Tullow Oil heads south in bid to equal rival’s oil strike

Irish-based group to drill in Guyana, near where Exxon Mobil found 4bn barrels of crude

Tullow expects full-year production from working oil and gas wells in West Africa and the North Sea to be 89,000 to 95,000 barrels a day. File photograph: Getty Images

Tullow expects full-year production from working oil and gas wells in West Africa and the North Sea to be 89,000 to 95,000 barrels a day. File photograph: Getty Images

 

Explorer Tullow Oil will next year begin drilling in an area close to where rival Exxon Mobil has discovered four billion barrels of crude, worth about $300 billion (€256 billion) at current prices.

The Irish-based independent oil exploration and production group said on Wednesday that profit rose to $521 million in the first half of 2018 as revenue increased to $905 million.

US giant Exxon Mobil this week increased its estimate of the amount of oil the group believes can be recovered from an area it controls off the coast of Guyana in South America to four billion barrels from 3.2 billion.

Tullow has licences to explore a region between Exxon’s block and the Guyanese coast. Chief executive Paul McDade said that the Irish business is likely to begin drilling there next year.

He explained that Tullow’s technical staff were analysing data gathered from surveys of the Guyanese licences. “They are trying to select which will be the first wells that we will drill there,” added Mr McDade.

Biggest find

Exxon’s find is one of the biggest in recent years. Crude now trades around $75 to $80 a barrel, valuing four billion barrels at $300 billion or more.

Mr McDade argued that Tullow’s current net debt of $3.1 billion was still too much for the company.

It is focused on reducing this to a target of $2.5 billion while stepping up its actual business of exploring and developing oil prospects. It is investing $460 million in its assets this year.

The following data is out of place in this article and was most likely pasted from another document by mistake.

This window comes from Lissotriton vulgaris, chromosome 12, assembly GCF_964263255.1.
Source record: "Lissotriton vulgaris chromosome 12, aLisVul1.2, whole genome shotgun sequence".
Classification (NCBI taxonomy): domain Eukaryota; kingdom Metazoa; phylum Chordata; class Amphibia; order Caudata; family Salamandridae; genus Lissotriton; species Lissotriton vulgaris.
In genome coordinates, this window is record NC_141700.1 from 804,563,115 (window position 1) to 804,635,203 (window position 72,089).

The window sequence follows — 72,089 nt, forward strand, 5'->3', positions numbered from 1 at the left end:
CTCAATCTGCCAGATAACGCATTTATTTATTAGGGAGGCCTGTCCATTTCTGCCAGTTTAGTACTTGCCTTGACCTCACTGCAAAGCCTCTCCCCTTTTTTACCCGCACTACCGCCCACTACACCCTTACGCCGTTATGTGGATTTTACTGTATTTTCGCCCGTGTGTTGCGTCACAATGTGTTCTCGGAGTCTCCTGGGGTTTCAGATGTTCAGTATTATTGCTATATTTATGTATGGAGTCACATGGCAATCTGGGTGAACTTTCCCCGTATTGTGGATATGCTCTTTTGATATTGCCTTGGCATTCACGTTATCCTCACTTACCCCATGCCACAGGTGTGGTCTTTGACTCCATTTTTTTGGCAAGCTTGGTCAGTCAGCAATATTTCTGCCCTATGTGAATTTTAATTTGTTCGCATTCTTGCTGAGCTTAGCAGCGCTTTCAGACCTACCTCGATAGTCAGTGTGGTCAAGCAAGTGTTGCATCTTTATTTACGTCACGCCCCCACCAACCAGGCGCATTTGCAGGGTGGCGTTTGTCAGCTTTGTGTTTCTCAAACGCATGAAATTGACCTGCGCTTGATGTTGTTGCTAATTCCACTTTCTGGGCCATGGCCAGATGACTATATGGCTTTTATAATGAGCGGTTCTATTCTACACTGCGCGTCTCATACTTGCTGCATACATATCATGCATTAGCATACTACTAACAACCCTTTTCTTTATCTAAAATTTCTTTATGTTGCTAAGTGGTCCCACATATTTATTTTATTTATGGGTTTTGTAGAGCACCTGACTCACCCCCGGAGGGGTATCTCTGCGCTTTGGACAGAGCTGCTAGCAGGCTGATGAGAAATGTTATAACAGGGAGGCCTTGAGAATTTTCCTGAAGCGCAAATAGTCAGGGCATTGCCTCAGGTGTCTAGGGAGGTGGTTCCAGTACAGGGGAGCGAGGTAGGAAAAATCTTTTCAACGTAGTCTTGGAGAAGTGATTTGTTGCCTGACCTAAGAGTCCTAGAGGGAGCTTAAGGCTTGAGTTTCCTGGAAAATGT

Along with Guyana, it wants to press ahead with drilling projects in Kenya and Namibia in Africa in 2019.

Mr McDade said that Tullow also intended bringing its Uganda oil field, which it is developing with China’s CNOOC and French group Total, closer to production.

Cash flow

Mr McDade signalled that Tullow was keen to return money to shareholders, particularly as cash flow was strengthening, even though the board decided against an interim dividend.

“We do want to get back to paying a substantial dividend,” he said. “I can’t say when we will start paying it, it’s a decison for the board, we will look at it again at the year end.”

Profit after tax was $55 million for the six-month period ended June 30th, compared with a loss of $348 million a year earlier.

Tullow’s three-year cost-cutting programme saved $708 million against its original target of $500 million.

Overall, the company expects full-year production from working oil and gas wells in West Africa and the North Sea to be 89,000 to 95,000 barrels a day.

Meanwhile, the first incremental production from its Ghana drilling programme is expected in August; with a second rig due to start drilling in October.